As the fight against the Islamic State group has progressed, Defense Secretary Jim Mattis told a Senate subcommittee Wednesday that he believed it was in the country’s best interest to keep American forces in Iraq for well after the defeat of ISIS, Military Times reported.

Mattis, joined by Joint Chiefs of Staff Chairman and Gen. Joseph Dunford, was outlining his request for an additional $30 billion in funding for the military in the 2017 fiscal year budget. Mattis, a former Marine, detailed a three-phase, three-year plan to prepare and refurbish the military with new equipment and more training.

Read: Latest Victim Of Military Photo Scandal

“Phase one is this year’s defense appropriation, including the $30 billion request for additional appropriations for FY 2017 to get our aircraft back in the air, our ships back to sea, and our troops back in the field with refurbished or new equipment and proper training. This is a necessary investment to ensure our military is ready to fight today,” Mattis said in a prepared statement.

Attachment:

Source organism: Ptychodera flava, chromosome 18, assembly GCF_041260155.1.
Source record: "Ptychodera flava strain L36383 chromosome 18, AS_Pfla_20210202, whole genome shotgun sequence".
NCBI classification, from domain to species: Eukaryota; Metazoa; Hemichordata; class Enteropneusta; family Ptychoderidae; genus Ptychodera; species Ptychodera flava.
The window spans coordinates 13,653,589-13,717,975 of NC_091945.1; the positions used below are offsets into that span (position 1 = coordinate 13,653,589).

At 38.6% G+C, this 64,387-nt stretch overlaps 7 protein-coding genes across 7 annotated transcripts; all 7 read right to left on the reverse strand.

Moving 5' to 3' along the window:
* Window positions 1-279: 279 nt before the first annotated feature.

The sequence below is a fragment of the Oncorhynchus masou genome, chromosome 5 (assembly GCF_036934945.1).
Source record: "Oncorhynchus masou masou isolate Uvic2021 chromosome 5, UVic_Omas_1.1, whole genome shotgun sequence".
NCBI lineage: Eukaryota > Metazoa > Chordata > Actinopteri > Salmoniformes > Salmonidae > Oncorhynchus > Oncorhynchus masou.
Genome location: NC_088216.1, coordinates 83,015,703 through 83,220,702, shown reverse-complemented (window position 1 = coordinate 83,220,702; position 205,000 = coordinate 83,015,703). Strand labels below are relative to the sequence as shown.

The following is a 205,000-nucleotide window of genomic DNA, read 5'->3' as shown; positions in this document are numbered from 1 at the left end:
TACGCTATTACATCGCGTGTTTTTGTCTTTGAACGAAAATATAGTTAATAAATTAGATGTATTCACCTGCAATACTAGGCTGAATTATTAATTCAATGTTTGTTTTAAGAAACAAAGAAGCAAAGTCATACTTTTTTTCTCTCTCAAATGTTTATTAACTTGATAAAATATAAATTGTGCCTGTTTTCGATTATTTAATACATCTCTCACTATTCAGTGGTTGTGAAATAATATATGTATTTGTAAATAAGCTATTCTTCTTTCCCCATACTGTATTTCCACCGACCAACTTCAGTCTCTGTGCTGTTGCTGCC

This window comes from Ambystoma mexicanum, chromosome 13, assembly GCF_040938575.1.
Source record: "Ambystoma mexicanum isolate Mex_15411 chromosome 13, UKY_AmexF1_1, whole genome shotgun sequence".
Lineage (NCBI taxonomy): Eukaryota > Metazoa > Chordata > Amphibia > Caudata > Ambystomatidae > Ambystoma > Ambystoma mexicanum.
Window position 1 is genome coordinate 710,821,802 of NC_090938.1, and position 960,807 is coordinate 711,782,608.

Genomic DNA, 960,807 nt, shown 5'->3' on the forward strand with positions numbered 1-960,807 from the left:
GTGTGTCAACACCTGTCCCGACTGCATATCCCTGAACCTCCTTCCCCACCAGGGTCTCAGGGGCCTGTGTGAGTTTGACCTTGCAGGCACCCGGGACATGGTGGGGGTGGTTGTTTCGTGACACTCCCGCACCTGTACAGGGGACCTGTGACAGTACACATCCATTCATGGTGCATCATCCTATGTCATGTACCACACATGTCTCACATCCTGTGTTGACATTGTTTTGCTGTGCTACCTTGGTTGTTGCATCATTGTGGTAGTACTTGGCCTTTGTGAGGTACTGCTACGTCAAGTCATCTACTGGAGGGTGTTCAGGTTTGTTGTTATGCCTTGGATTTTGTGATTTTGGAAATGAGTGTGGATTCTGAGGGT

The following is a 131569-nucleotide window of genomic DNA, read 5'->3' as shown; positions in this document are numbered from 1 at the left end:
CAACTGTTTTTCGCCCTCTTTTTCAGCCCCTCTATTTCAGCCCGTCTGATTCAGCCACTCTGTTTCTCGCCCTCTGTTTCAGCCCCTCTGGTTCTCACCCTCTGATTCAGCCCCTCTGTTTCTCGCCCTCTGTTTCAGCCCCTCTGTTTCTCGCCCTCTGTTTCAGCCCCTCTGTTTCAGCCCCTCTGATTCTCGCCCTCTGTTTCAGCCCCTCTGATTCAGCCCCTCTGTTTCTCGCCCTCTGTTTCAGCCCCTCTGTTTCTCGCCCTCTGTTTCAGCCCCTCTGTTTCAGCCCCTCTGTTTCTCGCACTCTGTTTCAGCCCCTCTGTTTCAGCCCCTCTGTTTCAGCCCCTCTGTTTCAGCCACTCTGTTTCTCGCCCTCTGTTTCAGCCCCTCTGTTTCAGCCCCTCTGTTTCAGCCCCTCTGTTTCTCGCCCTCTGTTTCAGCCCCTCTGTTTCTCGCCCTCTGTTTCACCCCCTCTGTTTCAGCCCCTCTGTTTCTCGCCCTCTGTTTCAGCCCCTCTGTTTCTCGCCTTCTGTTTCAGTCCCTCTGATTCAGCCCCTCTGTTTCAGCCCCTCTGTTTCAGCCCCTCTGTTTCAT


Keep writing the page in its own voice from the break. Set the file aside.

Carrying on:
The additional $30 billion, which would not be covered under the continuing budget resolution that kept the military and the rest of the federal government solvent through September, included $5 billion for the fight against ISIS.

Once the hearing turned over to questions, Mattis said: “I believe it’s in our national interest that we keep Iraqi security forces in a position to keep our mutual enemies on their back foot.”

Read: U.S., South Korea Simulate North Bombing

Dunford also added that “the Iraqi security forces will need that kind of support for years to come.”  

Recently, Iraqi forces had pushed ISIS back in its last remaining stronghold, Mosul, with U.S. troops not at the forefront but aiding in training and strategy. Still, the U.S. had kept a significant force in Iraq with roughly 6,000 ground troops around Iraq and Syria and 2,500 more stationed to the south in Kuwait if needed, according to Military Times.